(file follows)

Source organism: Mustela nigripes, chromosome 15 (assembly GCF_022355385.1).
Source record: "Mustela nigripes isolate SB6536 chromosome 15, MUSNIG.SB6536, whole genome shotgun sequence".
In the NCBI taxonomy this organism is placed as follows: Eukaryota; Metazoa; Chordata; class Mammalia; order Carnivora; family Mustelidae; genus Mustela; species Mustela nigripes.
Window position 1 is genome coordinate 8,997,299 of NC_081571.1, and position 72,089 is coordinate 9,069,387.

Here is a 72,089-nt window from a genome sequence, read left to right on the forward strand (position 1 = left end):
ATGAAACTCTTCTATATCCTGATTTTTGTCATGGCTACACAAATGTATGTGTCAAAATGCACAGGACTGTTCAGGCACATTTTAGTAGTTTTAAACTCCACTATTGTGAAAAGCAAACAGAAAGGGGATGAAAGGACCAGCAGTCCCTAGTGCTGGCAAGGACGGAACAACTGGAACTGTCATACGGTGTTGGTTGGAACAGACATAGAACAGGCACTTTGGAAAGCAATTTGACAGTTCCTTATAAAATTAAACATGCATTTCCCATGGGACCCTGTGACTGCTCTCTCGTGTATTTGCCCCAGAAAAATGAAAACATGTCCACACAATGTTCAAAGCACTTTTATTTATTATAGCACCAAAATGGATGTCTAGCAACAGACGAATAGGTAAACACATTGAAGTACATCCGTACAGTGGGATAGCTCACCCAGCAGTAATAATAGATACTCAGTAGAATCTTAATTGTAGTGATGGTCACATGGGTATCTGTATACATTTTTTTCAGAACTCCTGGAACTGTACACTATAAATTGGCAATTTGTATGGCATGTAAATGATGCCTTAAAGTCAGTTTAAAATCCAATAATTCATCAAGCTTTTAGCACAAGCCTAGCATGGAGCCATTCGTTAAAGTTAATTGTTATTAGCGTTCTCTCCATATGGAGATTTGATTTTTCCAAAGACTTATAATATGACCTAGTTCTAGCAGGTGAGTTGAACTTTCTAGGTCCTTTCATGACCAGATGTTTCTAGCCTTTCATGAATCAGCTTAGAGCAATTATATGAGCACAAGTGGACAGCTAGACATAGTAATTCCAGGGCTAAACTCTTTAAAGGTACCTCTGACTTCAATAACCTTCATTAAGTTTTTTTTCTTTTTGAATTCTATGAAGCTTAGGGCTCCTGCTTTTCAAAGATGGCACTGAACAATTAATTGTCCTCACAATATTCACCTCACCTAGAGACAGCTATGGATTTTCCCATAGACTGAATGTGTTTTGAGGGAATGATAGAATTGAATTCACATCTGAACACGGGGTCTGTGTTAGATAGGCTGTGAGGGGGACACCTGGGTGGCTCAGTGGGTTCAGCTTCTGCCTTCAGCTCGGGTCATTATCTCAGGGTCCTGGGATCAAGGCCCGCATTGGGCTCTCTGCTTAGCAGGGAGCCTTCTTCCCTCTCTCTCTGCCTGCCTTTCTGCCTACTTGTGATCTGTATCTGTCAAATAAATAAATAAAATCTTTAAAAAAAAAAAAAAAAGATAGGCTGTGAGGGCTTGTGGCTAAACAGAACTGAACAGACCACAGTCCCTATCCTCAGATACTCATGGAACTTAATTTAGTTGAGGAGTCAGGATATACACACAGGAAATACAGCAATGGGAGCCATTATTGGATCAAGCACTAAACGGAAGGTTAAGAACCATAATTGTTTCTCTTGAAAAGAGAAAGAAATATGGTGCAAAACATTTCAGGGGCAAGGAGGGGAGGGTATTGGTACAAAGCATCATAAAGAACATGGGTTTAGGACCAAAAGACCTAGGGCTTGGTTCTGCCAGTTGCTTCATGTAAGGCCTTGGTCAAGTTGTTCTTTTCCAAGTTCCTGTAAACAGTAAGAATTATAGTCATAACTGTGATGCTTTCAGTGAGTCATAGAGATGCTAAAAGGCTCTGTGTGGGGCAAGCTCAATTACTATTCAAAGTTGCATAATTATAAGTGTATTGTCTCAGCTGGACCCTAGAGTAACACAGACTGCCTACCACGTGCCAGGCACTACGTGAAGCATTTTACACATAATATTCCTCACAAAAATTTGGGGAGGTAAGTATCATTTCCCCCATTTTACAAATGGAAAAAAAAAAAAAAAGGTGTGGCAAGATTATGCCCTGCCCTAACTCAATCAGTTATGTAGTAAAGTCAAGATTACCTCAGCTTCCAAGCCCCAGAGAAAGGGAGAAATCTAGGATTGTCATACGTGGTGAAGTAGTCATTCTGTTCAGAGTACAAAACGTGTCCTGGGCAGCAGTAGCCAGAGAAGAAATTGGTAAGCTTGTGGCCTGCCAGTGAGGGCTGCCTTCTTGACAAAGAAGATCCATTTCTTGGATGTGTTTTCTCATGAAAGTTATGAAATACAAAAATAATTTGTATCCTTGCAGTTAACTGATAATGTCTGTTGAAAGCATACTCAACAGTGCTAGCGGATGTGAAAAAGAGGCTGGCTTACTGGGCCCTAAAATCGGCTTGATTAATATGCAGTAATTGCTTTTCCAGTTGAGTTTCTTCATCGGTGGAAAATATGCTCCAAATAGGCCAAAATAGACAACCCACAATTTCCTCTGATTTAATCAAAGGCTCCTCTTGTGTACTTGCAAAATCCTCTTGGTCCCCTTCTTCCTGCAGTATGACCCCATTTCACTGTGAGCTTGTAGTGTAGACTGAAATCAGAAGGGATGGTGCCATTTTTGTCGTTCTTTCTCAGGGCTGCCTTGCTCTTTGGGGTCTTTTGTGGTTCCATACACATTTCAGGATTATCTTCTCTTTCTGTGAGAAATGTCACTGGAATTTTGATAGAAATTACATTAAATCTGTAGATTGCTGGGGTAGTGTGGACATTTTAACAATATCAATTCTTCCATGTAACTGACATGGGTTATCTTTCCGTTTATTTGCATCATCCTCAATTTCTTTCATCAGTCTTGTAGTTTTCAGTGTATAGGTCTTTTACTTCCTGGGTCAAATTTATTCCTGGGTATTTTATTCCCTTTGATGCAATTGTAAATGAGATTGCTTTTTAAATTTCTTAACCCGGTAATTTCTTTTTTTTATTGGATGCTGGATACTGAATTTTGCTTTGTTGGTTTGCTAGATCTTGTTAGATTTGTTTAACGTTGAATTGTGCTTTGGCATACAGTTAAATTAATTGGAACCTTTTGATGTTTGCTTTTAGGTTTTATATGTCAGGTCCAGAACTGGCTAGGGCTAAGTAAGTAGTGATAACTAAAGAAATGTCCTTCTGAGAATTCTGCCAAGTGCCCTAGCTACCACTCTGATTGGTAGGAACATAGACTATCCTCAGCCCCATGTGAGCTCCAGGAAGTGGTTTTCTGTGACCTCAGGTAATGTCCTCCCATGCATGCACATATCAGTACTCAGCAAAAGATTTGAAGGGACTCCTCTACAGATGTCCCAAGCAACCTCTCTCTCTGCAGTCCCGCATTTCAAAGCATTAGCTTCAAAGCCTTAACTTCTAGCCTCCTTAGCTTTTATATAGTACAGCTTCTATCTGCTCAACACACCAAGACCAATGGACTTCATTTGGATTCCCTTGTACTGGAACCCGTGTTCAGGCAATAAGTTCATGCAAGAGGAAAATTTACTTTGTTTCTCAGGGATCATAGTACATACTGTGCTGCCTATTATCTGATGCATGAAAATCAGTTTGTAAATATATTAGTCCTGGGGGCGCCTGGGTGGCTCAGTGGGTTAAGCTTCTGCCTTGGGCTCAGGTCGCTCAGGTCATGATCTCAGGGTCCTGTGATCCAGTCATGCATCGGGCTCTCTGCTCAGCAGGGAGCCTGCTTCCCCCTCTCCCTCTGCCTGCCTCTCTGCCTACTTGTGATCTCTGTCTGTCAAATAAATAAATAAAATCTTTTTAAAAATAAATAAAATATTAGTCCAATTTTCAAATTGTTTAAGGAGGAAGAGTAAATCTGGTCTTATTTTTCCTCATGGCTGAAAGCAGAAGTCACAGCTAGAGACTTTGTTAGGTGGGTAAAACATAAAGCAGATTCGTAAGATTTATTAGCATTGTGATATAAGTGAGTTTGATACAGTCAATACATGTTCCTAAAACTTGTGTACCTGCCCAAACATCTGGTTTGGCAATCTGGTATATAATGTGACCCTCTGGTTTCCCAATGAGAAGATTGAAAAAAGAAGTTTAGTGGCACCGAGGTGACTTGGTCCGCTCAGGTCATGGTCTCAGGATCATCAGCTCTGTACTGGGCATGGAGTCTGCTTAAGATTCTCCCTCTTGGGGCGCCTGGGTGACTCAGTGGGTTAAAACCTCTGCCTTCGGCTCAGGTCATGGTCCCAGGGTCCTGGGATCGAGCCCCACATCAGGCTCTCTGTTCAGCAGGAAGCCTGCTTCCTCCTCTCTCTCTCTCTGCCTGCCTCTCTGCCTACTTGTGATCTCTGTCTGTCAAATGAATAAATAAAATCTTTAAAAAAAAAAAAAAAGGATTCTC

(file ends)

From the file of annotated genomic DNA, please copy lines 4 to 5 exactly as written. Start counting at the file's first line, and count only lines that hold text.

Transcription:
Window position 1 is genome coordinate 8,997,299 of NC_081571.1, and position 72,089 is coordinate 9,069,387.

Here is a 72,089-nt window from a genome sequence, read left to right on the forward strand (position 1 = left end):